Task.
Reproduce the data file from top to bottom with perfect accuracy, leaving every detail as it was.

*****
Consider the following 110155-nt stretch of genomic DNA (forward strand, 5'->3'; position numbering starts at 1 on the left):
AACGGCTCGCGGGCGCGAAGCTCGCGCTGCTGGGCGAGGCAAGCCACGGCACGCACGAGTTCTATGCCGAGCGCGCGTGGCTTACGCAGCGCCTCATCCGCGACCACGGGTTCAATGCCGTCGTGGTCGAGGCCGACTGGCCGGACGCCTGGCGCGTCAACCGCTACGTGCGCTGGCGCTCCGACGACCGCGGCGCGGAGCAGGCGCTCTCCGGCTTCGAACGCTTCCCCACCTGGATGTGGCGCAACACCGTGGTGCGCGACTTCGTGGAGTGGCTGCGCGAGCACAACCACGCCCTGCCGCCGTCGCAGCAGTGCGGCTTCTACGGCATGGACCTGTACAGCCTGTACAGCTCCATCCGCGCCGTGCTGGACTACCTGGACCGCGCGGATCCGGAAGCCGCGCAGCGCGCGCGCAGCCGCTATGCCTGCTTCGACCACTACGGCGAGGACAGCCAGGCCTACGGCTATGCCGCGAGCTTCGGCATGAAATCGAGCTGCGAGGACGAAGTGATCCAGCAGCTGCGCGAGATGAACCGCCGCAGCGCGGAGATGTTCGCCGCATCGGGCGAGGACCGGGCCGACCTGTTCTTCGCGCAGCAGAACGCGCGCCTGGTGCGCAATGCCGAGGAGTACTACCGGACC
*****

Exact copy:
Consider the following 110155-nt stretch of genomic DNA (forward strand, 5'->3'; position numbering starts at 1 on the left):
AACGGCTCGCGGGCGCGAAGCTCGCGCTGCTGGGCGAGGCAAGCCACGGCACGCACGAGTTCTATGCCGAGCGCGCGTGGCTTACGCAGCGCCTCATCCGCGACCACGGGTTCAATGCCGTCGTGGTCGAGGCCGACTGGCCGGACGCCTGGCGCGTCAACCGCTACGTGCGCTGGCGCTCCGACGACCGCGGCGCGGAGCAGGCGCTCTCCGGCTTCGAACGCTTCCCCACCTGGATGTGGCGCAACACCGTGGTGCGCGACTTCGTGGAGTGGCTGCGCGAGCACAACCACGCCCTGCCGCCGTCGCAGCAGTGCGGCTTCTACGGCATGGACCTGTACAGCCTGTACAGCTCCATCCGCGCCGTGCTGGACTACCTGGACCGCGCGGATCCGGAAGCCGCGCAGCGCGCGCGCAGCCGCTATGCCTGCTTCGACCACTACGGCGAGGACAGCCAGGCCTACGGCTATGCCGCGAGCTTCGGCATGAAATCGAGCTGCGAGGACGAAGTGATCCAGCAGCTGCGCGAGATGAACCGCCGCAGCGCGGAGATGTTCGCCGCATCGGGCGAGGACCGGGCCGACCTGTTCTTCGCGCAGCAGAACGCGCGCCTGGTGCGCAATGCCGAGGAGTACTACCGGACC